- Terms for humans in general – Replacing nouns like "mankind" with "humankind"
- Gender marking in job titles – Replacing nouns like "chairman" and "manpower" with alternatives like "chairperson" and "staffing levels"
- Married and maiden names – Whether women (and men) should change their names after marriage
- Use of Ms. for equality with Mr., as opposed to Miss and Mrs., which do not have masculine equivalents.
For an alphabetical list of disputes concerning a single word or phrase, see List of English words with disputed usage.
Factors in disputes
The following circumstances may feature in disputes:
- Myths and superstitions
- There are a number of alleged "rules" of unclear origin that have no rational basis or are based on things such as misremembered rules taught in school. They are sometimes described by authorities as "superstitions" or "myths". These include "rules" such as not beginning sentences with "and":69 or "because":125–6 or not ending them with prepositions.:617 See common English usage misconceptions.
- No central authority
- Unlike some languages, such as French (which has the Académie française), English has no single authoritative governing academy, so assessments of correctness are made by "self-appointed authorities who, reflecting varying judgments of acceptability and appropriateness, often disagree".:14
- While some variations in the use of language correlate with age, sex, ethnic group, or region, others may be taught in schools and be preferred in the context of interaction with strangers. These forms may also gain prestige as the standard language of professionals, politicians, etc., and be called "standard English", whereas forms associated with less educated speakers may be called "nonstandard" (or less commonly "substandard") English.:18
- The prescriptivist tradition may affect attitudes toward certain usages and thus the preferences of some speakers.:14
- Because of the stigma attached to violating prescriptivist norms, some speakers – attempting to avoid mistakes – may incorrectly extend the rules beyond their scope.:14
- Use by widely respected authors may lend credibility to a particular construction: for instance, Ernest Hemingway is known for beginning sentences with And.
- Classical languages
- Prescriptivist arguments about the correctness of various English constructions have sometimes been based on Latin grammar.:9
- Analogy with other constructions
- It is sometimes argued that a certain use is more logical than another, or that it is more consistent with other usages, based on analogy with different grammatical constructions. For instance, it may be argued that the accusative form must be used for the components of a coordinate construction where it would be used for a single pronoun.:9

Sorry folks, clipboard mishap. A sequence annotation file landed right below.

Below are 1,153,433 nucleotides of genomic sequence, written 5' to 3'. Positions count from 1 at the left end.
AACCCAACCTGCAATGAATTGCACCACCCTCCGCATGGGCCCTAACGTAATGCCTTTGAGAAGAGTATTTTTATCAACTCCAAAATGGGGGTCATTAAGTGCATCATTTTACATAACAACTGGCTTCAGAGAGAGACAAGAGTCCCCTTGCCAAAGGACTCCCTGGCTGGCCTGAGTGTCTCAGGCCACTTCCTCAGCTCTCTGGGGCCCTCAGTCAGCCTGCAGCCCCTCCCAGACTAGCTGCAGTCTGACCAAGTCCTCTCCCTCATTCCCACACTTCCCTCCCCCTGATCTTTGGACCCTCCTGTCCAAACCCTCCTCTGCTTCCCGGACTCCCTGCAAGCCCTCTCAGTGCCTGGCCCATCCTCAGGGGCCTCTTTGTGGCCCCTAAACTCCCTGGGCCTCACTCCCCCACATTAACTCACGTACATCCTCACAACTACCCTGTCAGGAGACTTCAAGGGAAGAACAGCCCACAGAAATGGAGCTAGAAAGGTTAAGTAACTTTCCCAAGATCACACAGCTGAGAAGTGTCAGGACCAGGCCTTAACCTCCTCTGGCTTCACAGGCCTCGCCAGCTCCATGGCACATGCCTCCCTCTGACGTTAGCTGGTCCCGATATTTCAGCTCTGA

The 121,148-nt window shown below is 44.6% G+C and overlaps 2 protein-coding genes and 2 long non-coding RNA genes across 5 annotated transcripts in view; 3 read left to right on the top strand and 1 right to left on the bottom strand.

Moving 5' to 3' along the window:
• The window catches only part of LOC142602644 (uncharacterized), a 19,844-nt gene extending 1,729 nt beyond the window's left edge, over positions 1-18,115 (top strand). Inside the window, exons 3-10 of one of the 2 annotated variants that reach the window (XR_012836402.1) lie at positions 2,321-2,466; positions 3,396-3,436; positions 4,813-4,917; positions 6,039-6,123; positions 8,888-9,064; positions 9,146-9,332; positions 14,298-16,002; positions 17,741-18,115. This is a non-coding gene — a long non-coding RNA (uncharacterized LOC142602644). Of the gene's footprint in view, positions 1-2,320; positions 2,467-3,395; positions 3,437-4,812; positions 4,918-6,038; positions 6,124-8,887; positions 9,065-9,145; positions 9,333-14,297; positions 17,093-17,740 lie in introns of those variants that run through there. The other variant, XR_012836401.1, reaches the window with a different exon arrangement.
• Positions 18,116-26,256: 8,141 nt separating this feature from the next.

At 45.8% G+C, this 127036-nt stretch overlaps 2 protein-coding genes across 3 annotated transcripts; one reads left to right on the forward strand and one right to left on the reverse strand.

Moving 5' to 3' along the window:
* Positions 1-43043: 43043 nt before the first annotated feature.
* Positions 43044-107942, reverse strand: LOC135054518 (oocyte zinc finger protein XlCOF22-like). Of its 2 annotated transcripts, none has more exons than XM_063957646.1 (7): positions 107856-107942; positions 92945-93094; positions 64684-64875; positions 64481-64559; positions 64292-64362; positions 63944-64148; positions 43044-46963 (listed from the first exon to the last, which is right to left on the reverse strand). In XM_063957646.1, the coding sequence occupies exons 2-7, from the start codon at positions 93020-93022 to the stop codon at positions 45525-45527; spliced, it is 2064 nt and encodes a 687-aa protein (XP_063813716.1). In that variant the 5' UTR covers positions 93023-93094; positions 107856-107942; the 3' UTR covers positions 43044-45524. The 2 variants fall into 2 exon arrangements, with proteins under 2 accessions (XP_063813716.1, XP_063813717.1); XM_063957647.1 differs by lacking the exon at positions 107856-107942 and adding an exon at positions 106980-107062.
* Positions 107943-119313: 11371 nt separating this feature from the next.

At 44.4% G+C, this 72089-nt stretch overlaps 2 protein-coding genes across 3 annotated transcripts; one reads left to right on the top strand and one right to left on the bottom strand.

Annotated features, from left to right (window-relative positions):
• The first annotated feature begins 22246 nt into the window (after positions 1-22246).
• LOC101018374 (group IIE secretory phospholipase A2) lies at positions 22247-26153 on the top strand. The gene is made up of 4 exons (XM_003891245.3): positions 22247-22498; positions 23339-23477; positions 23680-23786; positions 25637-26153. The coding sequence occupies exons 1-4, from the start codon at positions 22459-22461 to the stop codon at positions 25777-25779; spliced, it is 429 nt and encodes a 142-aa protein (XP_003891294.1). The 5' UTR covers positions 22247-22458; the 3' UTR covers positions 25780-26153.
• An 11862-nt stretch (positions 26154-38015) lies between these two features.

Speakers and writers frequently do not consider it necessary to justify their positions on a particular usage, taking its correctness or incorrectness for granted. In some cases, people believe an expression to be incorrect partly because they also falsely believe it to be newer than it really is.
Prescription and description
It is often said that the difference between prescriptivist and descriptivist approaches is that the former prescribes how English should be spoken and written and the latter describes how English is spoken and written, but this is an oversimplification.:5 Prescriptivist works may contain claims about the incorrectness of various common English constructions, but they also deal with topics other than grammar, such as style.:6 Prescriptivists and descriptivists differ in that, when presented with evidence that purported rules disagree with most native speakers' actual usage, the prescriptivist may declare that those speakers are wrong, whereas the descriptivist will assume that the usage of the overwhelming majority of native speakers defines the language, and that the prescriptivist has an idiosyncratic view of correct usage.:7–8 Particularly in older prescriptivist works, recommendations may be based on personal taste, confusion between informality and ungrammaticality,:6 or arguments related to other languages, such as Latin.:9
Different forms of English
English is spoken worldwide, and the Standard Written English grammar generally taught in schools around the world will vary only slightly. Nonetheless, disputes can sometimes arise: for example, it is a matter of some debate in India whether British, American, or Indian English is the best form to use.[not in citation given]
Regional dialects and ethnolects